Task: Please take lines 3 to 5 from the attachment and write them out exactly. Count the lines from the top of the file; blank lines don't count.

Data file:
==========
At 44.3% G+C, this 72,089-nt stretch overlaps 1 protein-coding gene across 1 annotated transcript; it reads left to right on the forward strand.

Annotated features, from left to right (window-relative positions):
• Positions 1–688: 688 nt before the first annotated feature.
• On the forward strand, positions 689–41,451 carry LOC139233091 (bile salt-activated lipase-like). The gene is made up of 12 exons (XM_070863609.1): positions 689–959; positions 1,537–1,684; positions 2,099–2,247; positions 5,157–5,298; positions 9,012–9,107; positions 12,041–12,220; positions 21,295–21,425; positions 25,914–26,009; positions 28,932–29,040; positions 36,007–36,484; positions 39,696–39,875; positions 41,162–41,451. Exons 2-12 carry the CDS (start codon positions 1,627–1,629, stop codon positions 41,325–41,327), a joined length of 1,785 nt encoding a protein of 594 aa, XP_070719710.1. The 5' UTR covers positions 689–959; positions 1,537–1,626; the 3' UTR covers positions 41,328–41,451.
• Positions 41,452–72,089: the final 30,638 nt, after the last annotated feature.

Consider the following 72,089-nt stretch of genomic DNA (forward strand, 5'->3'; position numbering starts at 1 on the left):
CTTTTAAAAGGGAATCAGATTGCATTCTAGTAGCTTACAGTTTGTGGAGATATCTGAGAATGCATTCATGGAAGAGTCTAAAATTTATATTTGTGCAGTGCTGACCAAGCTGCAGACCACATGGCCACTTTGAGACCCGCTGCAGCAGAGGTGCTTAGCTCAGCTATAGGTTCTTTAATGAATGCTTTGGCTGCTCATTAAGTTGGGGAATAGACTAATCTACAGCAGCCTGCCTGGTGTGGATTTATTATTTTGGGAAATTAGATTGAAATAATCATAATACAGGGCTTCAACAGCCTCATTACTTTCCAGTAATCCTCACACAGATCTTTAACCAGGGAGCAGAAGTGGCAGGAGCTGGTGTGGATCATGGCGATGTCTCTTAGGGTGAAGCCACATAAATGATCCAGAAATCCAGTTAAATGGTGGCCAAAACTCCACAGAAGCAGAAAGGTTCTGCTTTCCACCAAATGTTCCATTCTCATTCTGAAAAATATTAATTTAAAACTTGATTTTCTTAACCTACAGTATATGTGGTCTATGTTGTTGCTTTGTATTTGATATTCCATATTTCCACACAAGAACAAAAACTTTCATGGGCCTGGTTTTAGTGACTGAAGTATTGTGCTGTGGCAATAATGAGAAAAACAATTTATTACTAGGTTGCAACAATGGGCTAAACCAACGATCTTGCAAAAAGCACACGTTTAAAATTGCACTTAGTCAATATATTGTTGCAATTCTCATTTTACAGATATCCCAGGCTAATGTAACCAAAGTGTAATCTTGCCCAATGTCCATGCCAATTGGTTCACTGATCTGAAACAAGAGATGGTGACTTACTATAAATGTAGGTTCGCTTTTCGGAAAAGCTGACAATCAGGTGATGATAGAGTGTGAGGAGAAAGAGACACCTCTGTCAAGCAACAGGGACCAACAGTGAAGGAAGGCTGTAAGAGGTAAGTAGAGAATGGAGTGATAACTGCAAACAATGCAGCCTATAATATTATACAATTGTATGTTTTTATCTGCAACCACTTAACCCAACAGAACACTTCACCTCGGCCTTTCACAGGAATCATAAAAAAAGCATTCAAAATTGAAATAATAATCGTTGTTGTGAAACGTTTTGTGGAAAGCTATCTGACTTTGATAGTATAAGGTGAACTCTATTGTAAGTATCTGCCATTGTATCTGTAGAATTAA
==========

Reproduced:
• Positions 1–688: 688 nt before the first annotated feature.
• On the forward strand, positions 689–41,451 carry LOC139233091 (bile salt-activated lipase-like). The gene is made up of 12 exons (XM_070863609.1): positions 689–959; positions 1,537–1,684; positions 2,099–2,247; positions 5,157–5,298; positions 9,012–9,107; positions 12,041–12,220; positions 21,295–21,425; positions 25,914–26,009; positions 28,932–29,040; positions 36,007–36,484; positions 39,696–39,875; positions 41,162–41,451. Exons 2-12 carry the CDS (start codon positions 1,627–1,629, stop codon positions 41,325–41,327), a joined length of 1,785 nt encoding a protein of 594 aa, XP_070719710.1. The 5' UTR covers positions 689–959; positions 1,537–1,626; the 3' UTR covers positions 41,328–41,451.
• Positions 41,452–72,089: the final 30,638 nt, after the last annotated feature.